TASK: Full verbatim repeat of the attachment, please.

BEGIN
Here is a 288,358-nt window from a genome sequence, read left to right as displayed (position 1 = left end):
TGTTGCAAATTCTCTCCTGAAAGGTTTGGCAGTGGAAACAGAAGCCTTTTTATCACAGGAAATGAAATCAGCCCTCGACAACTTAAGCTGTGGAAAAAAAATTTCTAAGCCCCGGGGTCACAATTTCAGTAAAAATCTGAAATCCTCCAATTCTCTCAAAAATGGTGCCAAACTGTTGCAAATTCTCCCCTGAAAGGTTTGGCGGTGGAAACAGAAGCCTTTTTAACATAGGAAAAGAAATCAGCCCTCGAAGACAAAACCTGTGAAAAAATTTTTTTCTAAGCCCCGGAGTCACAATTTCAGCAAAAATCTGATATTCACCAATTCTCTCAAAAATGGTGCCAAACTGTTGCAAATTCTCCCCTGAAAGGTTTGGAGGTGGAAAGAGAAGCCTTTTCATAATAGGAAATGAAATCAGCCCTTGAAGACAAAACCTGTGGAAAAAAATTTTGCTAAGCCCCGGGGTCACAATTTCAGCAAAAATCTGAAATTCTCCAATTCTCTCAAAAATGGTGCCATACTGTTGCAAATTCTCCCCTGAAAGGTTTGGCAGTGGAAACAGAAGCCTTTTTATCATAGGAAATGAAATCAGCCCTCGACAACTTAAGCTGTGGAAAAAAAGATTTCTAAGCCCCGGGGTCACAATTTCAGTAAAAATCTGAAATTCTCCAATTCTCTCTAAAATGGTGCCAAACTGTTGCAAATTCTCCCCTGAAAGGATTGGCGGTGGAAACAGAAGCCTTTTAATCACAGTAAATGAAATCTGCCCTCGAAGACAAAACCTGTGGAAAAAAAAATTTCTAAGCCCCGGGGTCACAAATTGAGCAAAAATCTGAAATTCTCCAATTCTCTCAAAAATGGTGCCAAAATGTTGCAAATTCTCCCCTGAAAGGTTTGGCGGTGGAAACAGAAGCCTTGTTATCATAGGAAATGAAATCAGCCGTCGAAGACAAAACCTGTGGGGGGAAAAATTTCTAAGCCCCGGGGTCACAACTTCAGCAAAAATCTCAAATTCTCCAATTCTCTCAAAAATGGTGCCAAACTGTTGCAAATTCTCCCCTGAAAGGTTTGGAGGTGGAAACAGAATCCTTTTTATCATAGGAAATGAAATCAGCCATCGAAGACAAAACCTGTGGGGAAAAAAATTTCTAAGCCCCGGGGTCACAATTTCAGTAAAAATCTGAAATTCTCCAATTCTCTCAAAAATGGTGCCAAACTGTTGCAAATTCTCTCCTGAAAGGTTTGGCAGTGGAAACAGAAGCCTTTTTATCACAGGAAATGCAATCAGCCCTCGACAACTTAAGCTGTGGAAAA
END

Here is a 288,358-nt window from a genome sequence, read left to right as displayed (position 1 = left end):
TGTTGCAAATTCTCTCCTGAAAGGTTTGGCAGTGGAAACAGAAGCCTTTTTATCACAGGAAATGAAATCAGCCCTCGACAACTTAAGCTGTGGAAAAAAAATTTCTAAGCCCCGGGGTCACAATTTCAGTAAAAATCTGAAATCCTCCAATTCTCTCAAAAATGGTGCCAAACTGTTGCAAATTCTCCCCTGAAAGGTTTGGCGGTGGAAACAGAAGCCTTTTTAACATAGGAAAAGAAATCAGCCCTCGAAGACAAAACCTGTGAAAAAATTTTTTTCTAAGCCCCGGAGTCACAATTTCAGCAAAAATCTGATATTCACCAATTCTCTCAAAAATGGTGCCAAACTGTTGCAAATTCTCCCCTGAAAGGTTTGGAGGTGGAAAGAGAAGCCTTTTCATAATAGGAAATGAAATCAGCCCTTGAAGACAAAACCTGTGGAAAAAAATTTTGCTAAGCCCCGGGGTCACAATTTCAGCAAAAATCTGAAATTCTCCAATTCTCTCAAAAATGGTGCCATACTGTTGCAAATTCTCCCCTGAAAGGTTTGGCAGTGGAAACAGAAGCCTTTTTATCATAGGAAATGAAATCAGCCCTCGACAACTTAAGCTGTGGAAAAAAAGATTTCTAAGCCCCGGGGTCACAATTTCAGTAAAAATCTGAAATTCTCCAATTCTCTCTAAAATGGTGCCAAACTGTTGCAAATTCTCCCCTGAAAGGATTGGCGGTGGAAACAGAAGCCTTTTAATCACAGTAAATGAAATCTGCCCTCGAAGACAAAACCTGTGGAAAAAAAAATTTCTAAGCCCCGGGGTCACAAATTGAGCAAAAATCTGAAATTCTCCAATTCTCTCAAAAATGGTGCCAAAATGTTGCAAATTCTCCCCTGAAAGGTTTGGCGGTGGAAACAGAAGCCTTGTTATCATAGGAAATGAAATCAGCCGTCGAAGACAAAACCTGTGGGGGGAAAAATTTCTAAGCCCCGGGGTCACAACTTCAGCAAAAATCTCAAATTCTCCAATTCTCTCAAAAATGGTGCCAAACTGTTGCAAATTCTCCCCTGAAAGGTTTGGAGGTGGAAACAGAATCCTTTTTATCATAGGAAATGAAATCAGCCATCGAAGACAAAACCTGTGGGGAAAAAAATTTCTAAGCCCCGGGGTCACAATTTCAGTAAAAATCTGAAATTCTCCAATTCTCTCAAAAATGGTGCCAAACTGTTGCAAATTCTCTCCTGAAAGGTTTGGCAGTGGAAACAGAAGCCTTTTTATCACAGGAAATGCAATCAGCCCTCGACAACTTAAGCTGTGGAAAA